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Botulism: What Home Canners Need to Know

I promote home canning to extend the availability of seasonal foods.  Home canned goods also happen to be delicious. There's only one potential downside: foodborne botulism.

Alex and I were talking about preservation yesterday in relation to someone we know who doesn't use salt, but is taking up charcuterie.   Bad idea, I say.

I had some questions about botulism that neither of us could answer so I dug through some internet and print sources to come up with this guide about the potential risks of botulism.

What I found is that botulism is not much of  a risk.  It is preventable, very rare, and curable.  That said, all of us who are preserving at home should be aware of the signs, symptoms, and prognosis of botulism poisoning.

What it is: a rare poisoning from proliferation of the bacteria Clostridium botulinum.  An average of 30 cases of foodborne botulism are reported per year in adults in America.

Causes: bacteria in the soil or untreated water, improperly canned food, especially vegetables, cured meats, honey, corn syrup.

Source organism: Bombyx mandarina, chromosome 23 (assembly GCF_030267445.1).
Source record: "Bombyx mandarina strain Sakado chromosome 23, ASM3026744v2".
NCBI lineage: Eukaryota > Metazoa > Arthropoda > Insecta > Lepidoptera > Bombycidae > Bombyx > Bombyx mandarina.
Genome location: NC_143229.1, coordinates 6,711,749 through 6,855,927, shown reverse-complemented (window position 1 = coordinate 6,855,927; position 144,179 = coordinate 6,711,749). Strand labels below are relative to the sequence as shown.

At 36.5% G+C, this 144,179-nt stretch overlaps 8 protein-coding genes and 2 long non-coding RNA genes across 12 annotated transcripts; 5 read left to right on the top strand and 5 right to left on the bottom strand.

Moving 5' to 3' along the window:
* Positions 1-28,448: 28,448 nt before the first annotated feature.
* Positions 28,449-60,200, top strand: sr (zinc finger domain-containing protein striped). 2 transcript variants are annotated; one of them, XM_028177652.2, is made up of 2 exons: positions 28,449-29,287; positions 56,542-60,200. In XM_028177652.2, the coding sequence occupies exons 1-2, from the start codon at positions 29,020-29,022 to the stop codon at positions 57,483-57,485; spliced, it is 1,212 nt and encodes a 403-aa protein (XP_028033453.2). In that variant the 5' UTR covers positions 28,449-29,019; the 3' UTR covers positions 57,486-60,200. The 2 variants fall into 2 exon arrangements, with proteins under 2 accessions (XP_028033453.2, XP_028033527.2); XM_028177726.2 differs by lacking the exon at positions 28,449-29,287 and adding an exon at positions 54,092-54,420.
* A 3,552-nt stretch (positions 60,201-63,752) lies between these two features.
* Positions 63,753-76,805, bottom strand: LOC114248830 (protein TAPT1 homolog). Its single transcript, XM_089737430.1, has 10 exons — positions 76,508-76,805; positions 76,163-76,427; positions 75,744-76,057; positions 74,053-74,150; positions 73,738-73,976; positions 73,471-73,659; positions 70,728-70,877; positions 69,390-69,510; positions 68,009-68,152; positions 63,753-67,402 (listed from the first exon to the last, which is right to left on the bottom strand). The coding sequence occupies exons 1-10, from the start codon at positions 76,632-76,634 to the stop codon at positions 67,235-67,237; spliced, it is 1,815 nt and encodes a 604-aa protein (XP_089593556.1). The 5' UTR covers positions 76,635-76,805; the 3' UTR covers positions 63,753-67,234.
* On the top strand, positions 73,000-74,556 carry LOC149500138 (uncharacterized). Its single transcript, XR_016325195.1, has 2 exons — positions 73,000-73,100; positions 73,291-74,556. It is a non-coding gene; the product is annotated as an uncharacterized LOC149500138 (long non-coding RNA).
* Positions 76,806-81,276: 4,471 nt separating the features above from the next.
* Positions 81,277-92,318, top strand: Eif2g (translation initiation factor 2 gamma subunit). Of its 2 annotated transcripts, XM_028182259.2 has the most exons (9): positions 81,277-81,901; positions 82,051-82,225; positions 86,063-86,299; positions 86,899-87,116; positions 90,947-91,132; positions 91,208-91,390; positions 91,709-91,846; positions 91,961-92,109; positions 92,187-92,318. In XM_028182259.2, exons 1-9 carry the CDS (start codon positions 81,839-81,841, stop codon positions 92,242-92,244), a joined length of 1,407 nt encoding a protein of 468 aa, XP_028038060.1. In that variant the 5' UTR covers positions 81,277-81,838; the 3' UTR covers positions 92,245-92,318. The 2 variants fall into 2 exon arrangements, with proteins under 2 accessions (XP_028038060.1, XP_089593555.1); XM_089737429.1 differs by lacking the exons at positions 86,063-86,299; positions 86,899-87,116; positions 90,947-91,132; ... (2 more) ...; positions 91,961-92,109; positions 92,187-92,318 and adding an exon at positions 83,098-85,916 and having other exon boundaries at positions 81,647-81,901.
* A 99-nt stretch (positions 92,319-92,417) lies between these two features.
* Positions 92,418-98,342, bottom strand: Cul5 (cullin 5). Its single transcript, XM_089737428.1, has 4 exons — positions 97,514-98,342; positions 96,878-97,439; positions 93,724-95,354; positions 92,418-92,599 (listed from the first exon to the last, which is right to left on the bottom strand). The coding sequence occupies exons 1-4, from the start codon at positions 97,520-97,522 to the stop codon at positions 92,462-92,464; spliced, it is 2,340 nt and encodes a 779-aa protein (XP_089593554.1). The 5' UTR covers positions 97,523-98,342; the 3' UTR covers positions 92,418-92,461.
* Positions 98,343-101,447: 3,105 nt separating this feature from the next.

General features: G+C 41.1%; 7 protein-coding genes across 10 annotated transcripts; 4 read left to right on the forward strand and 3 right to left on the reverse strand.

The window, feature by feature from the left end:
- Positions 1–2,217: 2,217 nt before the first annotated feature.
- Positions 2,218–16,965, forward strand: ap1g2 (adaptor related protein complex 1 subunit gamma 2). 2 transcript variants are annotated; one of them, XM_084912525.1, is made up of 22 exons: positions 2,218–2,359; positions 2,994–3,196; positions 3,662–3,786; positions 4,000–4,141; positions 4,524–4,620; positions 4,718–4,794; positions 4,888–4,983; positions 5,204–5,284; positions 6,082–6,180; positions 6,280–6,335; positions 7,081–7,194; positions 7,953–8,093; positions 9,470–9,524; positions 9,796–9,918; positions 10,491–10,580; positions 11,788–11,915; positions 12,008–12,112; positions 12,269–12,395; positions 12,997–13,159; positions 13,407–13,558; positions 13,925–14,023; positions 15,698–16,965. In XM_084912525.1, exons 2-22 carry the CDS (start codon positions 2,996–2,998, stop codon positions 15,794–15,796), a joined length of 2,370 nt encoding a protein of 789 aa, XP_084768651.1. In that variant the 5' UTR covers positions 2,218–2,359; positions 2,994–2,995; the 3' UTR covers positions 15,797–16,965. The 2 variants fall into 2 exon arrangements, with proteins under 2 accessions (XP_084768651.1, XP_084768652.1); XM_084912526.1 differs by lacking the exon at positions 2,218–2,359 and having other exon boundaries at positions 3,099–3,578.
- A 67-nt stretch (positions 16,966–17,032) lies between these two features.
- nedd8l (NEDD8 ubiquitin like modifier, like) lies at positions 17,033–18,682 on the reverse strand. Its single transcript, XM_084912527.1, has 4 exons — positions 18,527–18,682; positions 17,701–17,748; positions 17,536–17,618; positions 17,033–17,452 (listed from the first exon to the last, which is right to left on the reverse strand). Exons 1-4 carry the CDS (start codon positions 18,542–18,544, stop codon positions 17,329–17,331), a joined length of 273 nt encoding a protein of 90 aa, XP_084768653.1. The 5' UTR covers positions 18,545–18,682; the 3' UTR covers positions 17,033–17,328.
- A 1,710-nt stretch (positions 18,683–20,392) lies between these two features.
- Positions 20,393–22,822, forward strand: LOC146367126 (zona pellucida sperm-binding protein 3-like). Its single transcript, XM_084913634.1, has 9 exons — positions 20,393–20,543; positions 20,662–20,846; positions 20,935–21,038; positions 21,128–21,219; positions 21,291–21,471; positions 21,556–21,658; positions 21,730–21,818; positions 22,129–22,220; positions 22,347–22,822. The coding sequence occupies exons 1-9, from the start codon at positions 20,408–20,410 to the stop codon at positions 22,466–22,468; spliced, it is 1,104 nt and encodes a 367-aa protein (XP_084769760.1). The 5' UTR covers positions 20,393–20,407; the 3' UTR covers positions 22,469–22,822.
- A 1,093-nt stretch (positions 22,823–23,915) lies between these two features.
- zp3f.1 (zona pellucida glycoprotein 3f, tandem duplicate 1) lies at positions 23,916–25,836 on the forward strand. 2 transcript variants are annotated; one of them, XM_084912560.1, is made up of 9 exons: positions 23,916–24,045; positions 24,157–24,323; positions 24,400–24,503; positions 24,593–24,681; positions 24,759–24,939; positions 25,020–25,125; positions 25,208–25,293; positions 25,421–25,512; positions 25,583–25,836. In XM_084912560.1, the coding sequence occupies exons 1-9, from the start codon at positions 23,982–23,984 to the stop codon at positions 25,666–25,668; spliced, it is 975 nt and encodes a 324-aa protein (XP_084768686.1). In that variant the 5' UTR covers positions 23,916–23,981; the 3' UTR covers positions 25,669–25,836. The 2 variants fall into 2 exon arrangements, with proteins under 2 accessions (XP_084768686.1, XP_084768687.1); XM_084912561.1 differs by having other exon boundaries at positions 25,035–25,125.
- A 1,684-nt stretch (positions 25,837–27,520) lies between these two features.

Symptoms: difficulty breathing, swallowing and speaking, abdominal cramps, vomiting, weakness, double vision.  Symptoms begin 6 hours - 8 days after eating a botulism infected food.

Treatment: Botulinus antitoxin, breathing treatments.

Prognoses: Botulism is fatal in up to 60% of untreated cases.  Treatment is effective, especially when started quickly after symptoms begin.

Prevention during canning: Can to recipe specifications.  Be sure to use the advised amount of salt or acid and keep at temperature or pressure for specified amount of time.  Use current recipes from the Ball Guide to Canning.

Prevention after canning: Inspect canned goods regularly.  Discard any with disruptions in the seal, a bulging lid, one with pinprick holes, or rust on the lid.  Botulism toxin can be destroyed by boiling the canned food for 20 minutes.

How concerned am I? Not concerned.

I do many things that are far more risky than eating home canned food, like driving, being tattooed, road cycling, eating peas off the vine, etc.  I'm glad to know more about the very slight botulism risk and I will continue to enjoy and promote home canned food.